Keep in mind that getting rid of fleas needs to involve the environment because their eggs go everywhere. At home, you will need to thoroughly sanitize clothing, linens, rugs, and pet items in hot water. Vacuum and shampoo the carpets, and don’t forget all the edges around your furnishings.

5. Stud Tail

Supracaudal gland hyperplasia, also known as stud tail, is typically seen in intact male cats but can occur in female cats. This is when the supra caudal gland at the base of the tail secretes abnormal amounts of an oily, waxy substance called sebum. This could be why your cat is fixated on their tail.

What to Do:

Stud tail doesn’t cause any major problems unless the area becomes infected. Still, it’s best to have your cat checked out by your vet, anyway, to ensure that there’s no infection. An antiseborrheic cat shampoo can help remove oily residue and prevent future complications.

bathing cat
Image By: ilmarinfoto, Shutterstock

6. Injury

Cats can easily injure their tails, even if they keep them in perfect question mark shapes. A few common tail injuries include skin infections, bite wounds, abrasions, and fractures. Your cat can also develop post-traumatic injuries like spinal arthritis. Any injuries can result in your cat messing with their tail more than usual.

What to Do:

If your cat’s tail was recently injured, you might notice signs like redness, heat, pain, and inflammation. Your cat won’t let you touch their tail and may even be aggressive.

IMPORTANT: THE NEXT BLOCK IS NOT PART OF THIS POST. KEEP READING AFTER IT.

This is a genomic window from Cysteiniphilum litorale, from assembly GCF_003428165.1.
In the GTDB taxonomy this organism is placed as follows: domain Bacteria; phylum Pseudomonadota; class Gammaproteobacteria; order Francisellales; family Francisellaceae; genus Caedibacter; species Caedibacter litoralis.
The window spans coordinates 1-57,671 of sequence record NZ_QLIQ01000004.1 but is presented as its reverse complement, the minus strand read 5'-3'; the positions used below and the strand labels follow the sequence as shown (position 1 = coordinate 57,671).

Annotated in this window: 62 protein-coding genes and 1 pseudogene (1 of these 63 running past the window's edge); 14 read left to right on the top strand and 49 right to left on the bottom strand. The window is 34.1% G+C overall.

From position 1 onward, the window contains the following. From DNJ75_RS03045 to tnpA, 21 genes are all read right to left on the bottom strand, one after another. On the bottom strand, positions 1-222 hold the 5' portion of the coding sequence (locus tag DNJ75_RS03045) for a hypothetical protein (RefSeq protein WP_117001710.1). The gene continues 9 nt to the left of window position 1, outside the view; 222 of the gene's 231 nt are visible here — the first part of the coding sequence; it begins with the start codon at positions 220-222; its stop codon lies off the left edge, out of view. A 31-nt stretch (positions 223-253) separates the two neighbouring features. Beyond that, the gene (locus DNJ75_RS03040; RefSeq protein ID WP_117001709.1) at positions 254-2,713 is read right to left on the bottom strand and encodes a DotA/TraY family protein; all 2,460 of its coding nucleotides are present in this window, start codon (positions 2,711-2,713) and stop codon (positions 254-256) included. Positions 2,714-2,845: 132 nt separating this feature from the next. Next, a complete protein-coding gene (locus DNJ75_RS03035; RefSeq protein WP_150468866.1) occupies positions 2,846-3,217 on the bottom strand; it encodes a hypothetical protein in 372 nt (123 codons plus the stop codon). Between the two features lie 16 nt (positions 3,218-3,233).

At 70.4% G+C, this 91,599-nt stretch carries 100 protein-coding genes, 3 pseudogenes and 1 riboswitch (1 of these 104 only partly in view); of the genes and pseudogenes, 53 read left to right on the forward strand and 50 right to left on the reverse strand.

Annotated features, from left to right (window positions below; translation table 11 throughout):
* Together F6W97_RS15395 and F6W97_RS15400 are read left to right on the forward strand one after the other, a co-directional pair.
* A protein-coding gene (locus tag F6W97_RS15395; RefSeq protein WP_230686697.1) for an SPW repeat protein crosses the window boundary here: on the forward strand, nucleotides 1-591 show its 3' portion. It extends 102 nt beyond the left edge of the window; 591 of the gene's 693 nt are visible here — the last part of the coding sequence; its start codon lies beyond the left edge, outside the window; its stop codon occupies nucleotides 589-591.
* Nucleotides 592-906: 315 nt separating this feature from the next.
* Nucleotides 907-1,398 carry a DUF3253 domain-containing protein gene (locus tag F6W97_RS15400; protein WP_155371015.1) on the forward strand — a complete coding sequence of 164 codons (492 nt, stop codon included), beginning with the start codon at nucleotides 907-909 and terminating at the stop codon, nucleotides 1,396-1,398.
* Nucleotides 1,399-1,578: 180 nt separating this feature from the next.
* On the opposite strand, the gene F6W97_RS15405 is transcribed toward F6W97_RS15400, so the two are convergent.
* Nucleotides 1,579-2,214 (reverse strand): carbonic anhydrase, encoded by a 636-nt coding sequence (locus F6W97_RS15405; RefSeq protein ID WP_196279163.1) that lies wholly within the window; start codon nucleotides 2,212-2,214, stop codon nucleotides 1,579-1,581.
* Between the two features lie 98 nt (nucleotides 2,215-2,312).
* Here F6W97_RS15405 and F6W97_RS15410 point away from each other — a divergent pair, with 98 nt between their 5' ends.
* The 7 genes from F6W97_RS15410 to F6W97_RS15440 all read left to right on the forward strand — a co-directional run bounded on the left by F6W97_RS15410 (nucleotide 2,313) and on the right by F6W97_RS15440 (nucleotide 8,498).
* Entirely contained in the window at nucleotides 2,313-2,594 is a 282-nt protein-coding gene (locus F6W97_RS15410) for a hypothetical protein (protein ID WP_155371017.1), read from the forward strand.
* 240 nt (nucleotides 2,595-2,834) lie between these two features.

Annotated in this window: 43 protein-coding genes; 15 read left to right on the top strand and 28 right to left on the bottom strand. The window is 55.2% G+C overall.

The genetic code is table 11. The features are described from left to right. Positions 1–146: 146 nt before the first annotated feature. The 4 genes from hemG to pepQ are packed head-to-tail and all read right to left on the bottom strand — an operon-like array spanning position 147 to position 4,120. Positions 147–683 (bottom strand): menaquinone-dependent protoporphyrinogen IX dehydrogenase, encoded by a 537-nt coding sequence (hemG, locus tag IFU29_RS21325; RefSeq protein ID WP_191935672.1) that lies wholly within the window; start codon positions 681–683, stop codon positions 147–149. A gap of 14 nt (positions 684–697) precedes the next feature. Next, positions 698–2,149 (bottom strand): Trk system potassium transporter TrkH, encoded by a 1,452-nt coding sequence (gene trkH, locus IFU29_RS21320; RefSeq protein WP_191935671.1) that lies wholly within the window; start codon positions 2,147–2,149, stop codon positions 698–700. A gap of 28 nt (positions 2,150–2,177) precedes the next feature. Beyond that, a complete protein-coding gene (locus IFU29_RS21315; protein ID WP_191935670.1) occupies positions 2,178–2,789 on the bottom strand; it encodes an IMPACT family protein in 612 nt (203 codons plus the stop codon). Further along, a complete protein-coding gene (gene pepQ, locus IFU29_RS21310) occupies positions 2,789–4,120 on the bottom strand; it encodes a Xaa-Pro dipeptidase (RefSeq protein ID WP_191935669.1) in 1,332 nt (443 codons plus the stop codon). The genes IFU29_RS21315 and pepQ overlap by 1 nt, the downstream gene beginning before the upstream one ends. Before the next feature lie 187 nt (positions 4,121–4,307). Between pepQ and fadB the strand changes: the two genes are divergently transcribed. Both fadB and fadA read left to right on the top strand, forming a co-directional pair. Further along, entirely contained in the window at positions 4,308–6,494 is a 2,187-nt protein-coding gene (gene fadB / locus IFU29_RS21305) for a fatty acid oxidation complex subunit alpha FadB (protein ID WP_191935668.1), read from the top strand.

Try to look at your cat’s tail and see if you notice any of these signs. It’s time to call the vet if you do.

7. Hyperesthesia Syndrome

Hyperesthesia syndrome is a high sensitivity to the skin on the back and base of the tail. Your cat may suddenly react if you try to touch this area, even when grooming, and they will try to scratch and dig. Sadly, this can result in serious injury. Some cats chase their own tails due to the discomfort.

What to Do:

Fortunately, this health issue can be managed with proper veterinary care. Your veterinarian will want to rule out other causes before starting treatment, though. If hyperesthesia syndrome is the culprit, your vet will prescribe medications to help with pain and mood.

tail of a cat on vintage background
Image By: italay, Shutterstock

Cat ball divider 1Does This Mean Cats Like Their Tails Touched?

So, you’ve noticed that when your cat is bored, they like to play with their tail. Does this mean you can touch the tail whenever you want? No, not exactly.

The tail is a sensitive part of the cat’s body, as it’s part of the spine. Most of the time, cats only like the base of the tail touched and occasionally, a fast tail stroke. Withhold from messing with your cat’s tail, and use a toy instead. Otherwise, your cat can become annoyed and might not want to play with you. Some cats might respond aggressively if you insist on handling their tail.

divider-catclaw1 Conclusion

There you have it: seven reasons that cats play with their tails. Sometimes, it’s only out of pure boredom. Other times, it can be a health issue.

Watch out for any itching and scratching, and pay attention to how your cat reacts when you touch the base of the tail. If all is well, your cat is probably only having fun.

Featured Image Credit: Salomé Guruli, Unsplash